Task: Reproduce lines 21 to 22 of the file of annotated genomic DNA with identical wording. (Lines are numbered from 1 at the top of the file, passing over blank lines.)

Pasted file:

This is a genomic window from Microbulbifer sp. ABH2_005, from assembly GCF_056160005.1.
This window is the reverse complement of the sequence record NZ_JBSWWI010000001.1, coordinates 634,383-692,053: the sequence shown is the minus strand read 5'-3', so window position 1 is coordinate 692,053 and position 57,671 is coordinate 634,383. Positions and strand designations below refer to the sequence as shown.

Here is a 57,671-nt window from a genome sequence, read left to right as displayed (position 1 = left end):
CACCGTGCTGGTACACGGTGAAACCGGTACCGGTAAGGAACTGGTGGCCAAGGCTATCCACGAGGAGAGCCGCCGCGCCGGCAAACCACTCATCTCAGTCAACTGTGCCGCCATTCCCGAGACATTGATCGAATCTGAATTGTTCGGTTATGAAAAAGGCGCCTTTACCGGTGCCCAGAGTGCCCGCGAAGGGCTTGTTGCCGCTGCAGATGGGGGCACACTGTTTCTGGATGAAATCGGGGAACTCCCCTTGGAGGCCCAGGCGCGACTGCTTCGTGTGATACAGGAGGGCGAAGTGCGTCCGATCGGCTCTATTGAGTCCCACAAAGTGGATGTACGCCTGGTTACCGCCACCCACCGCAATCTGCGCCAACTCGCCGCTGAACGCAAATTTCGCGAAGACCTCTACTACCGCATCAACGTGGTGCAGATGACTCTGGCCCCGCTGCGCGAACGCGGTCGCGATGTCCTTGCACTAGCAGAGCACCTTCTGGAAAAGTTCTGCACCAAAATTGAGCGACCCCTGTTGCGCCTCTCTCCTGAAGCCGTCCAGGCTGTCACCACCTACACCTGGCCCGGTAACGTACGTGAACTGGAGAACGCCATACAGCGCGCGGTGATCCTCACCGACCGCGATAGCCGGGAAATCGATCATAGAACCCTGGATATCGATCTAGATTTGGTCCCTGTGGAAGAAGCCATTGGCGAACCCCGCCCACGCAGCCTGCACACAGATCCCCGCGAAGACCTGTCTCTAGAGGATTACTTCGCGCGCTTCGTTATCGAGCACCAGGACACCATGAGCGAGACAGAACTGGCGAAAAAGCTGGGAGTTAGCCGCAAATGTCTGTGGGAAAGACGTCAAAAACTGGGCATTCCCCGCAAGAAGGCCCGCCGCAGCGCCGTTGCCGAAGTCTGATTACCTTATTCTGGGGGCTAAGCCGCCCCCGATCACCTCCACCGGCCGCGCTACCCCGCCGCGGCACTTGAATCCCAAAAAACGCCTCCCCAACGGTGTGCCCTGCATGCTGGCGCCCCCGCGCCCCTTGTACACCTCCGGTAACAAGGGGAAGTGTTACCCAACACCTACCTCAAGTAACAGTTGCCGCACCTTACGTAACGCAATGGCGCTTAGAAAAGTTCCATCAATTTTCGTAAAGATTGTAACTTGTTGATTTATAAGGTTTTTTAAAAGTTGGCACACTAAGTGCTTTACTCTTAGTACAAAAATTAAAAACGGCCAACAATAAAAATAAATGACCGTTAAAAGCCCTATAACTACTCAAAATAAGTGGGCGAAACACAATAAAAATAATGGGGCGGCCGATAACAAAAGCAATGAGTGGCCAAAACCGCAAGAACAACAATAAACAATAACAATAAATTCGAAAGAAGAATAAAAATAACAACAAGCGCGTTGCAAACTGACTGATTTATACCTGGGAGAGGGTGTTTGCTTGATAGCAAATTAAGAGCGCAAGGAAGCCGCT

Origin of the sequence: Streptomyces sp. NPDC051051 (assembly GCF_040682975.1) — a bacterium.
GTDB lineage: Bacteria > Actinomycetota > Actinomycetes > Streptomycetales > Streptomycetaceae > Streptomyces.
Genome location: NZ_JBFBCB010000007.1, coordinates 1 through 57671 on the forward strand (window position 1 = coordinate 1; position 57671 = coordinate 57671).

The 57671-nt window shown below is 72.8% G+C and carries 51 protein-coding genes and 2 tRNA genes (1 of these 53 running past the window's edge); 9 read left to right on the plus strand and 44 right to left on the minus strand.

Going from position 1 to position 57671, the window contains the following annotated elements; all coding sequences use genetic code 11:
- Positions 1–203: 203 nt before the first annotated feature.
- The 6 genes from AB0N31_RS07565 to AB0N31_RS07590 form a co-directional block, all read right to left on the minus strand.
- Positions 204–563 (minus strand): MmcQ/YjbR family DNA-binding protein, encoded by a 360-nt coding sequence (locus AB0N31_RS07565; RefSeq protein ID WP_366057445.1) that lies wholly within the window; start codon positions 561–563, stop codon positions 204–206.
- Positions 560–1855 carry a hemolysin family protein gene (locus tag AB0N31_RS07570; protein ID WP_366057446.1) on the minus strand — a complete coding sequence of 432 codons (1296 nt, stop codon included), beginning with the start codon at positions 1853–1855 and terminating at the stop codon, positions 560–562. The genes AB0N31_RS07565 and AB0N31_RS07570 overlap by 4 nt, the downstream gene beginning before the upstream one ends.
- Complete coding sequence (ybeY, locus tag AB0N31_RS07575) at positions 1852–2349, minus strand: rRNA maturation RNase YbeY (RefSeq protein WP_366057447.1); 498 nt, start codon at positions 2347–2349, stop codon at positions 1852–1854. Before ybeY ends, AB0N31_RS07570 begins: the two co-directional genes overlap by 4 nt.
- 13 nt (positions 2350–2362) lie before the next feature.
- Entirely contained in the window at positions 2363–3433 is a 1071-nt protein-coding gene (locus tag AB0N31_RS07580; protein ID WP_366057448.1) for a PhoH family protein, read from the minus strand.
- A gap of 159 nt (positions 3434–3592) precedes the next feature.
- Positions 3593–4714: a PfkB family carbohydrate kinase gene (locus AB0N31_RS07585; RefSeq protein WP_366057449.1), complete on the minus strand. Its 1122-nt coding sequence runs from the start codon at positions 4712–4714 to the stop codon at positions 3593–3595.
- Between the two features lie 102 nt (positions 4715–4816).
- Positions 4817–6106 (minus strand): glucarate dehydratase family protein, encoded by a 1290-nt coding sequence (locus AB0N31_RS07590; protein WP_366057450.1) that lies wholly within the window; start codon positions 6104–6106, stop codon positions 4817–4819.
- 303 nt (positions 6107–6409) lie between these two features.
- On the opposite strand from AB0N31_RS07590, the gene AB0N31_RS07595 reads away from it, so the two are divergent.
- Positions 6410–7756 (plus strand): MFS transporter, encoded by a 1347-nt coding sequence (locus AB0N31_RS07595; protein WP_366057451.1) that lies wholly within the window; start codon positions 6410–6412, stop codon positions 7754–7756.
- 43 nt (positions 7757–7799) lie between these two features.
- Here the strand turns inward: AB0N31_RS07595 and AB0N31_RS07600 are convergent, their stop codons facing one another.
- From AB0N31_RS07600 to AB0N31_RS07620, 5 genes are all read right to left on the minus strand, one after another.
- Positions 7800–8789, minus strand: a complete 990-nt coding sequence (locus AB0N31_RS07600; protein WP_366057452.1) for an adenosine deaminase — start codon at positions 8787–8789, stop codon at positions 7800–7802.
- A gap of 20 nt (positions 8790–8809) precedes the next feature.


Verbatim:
- 303 nt (positions 6107–6409) lie between these two features.
- On the opposite strand from AB0N31_RS07590, the gene AB0N31_RS07595 reads away from it, so the two are divergent.